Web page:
Understanding the print format %.3 in python

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Can someone help me with the explanation of what the "'f %" meaning in the following code?

print('Slope: %.3f' % lr.w_[1])

Here is a list of string formatting options in Python. You use a % as a placeholder, which is replaced by lr.w_[1] in this case. The f then refers to "Floating point decimal format". The .3 indicates to round to 3 places after the decimal point.

Python Tutorial: Formatted Output, formatted output in three ways: the string methods ljust, rjust, center, format or Unfortunately, string modulo "%" is still available in Python3 and what is even  Python 3 This is a tutorial in Python3, but this chapter of our course is available in a version for Python 2.x as well: Formatted Output in Python 2.x. Classroom Training Courses The goal of this website is to provide educational material, allowing you to learn Python on your own.

It prints a decimal number, with 3 decimal digit accuracy.

In [1]: print('Slope: %.3f' % 1.123)
Slope: 1.123

In [2]: print('Slope: %.3f' % 1.12345)
Slope: 1.123

In [3]: print('Slope: %.3f' % 1.1)
Slope: 1.100

In [4]: print('Slope: %.3f' % 1.1237)
Slope: 1.124

As you can see by the 4th example is rounds by standard rounding rules

Your Guide to the Python print() Function – Real Python, Print Is a Function in Python 3; print Was a Statement in Python 2 deepen your understanding: The Python print() Function: Go Beyond the Basics You can use it to display formatted messages onto the screen and perhaps  Python has had awesome string formatters for many years but the documentation on them is far too theoretic and technical. With this site we try to show you the most common use-cases covered by the old and new style string formatting API with practical examples. All examples on this page work out of the box with with Python 2.7, 3.2, 3.3, 3.4


f: Floating point, which means that the value that is going to be printed is a real number.

.3 is for the number of decimals after the point. That means that the real value to be printed will have 3 digits after the point.

For example:

print('%.3f' % 3.14159)          # Prints 3.142
print('%.2f' % 3.141592653589)   # Prints 3.14

7. Input and Output, 7.1.3. Manual String Formatting¶. Here's the same table of squares and cubes, formatted manually: >>> Understanding Python print() You know how to use print() quite well at this point, but knowing what it is will allow you to use it even more effectively and consciously. After reading this section, you’ll understand how printing in Python has improved over the years. Print Is a Function in Python 3. You’ve seen that print() is a function in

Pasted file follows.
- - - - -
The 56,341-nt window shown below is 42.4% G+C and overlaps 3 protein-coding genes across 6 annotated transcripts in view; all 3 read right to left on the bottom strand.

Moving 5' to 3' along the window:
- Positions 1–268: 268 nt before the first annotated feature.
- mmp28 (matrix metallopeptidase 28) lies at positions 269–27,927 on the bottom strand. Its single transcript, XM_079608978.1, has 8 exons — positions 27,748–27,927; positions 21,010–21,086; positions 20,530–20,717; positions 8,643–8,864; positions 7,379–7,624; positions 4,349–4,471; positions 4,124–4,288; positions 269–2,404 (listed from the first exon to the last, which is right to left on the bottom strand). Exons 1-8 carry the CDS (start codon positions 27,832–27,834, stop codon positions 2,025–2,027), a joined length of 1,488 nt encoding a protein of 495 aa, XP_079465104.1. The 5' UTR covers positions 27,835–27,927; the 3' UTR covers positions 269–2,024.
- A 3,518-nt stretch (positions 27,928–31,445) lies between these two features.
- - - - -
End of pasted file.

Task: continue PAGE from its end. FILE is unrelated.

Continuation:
7. Input and Output, There are two ways to format your output; the first way is to do all the for x in range(1, 11): print(repr(x).rjust(2), repr(x*x).rjust(3), end=' ') . Our team prefers to use format instead of str.format in every case, and while trying to learn how to use format() in Python I encountered something which I have no idea of why it happened, and this is the problem: 3.30 What will be displayed by the following code? (note ? represents a blank space)

Python, String modulo operator ( % ) is still available in Python(3.x) and user is using it widely. But nowadays the old style of formatting is removed from the language. The format () method was added in Python (2.6). Format method of strings requires more manual effort. User use {} to mark where a variable will be substituted and can provide detailed formatting directives, but user also needs to provide the information to be formatted. This method lets us concatenate elements within an output through

String Formatting with str.format() in Python 3, Understanding Class and Instance Variables in Python 3 Python's str.format() method of the string class allows you to do variable  Python’s str.format () method of the string class allows you to do variable substitutions and value formatting. This lets you concatenate elements together within a string through positional formatting. This tutorial will guide you through some of the common uses of formatters in Python, which can help make your code and program more readable

  • Just a comment: This is old string notation. Have a look at str.format() instead.
  • @Anton vBR building off of that, here is OPs code converted to use .format : print('Slope: {.3f}'.format(lr.w_[1])
  • "f" stands for floating point. The integer (here 3) represents the number of decimals after the point. "%.3f" will print a real number with 3 figures after the point.
  • @Kefeng91 I missed that this was in question too. Thank you very much, answer updated!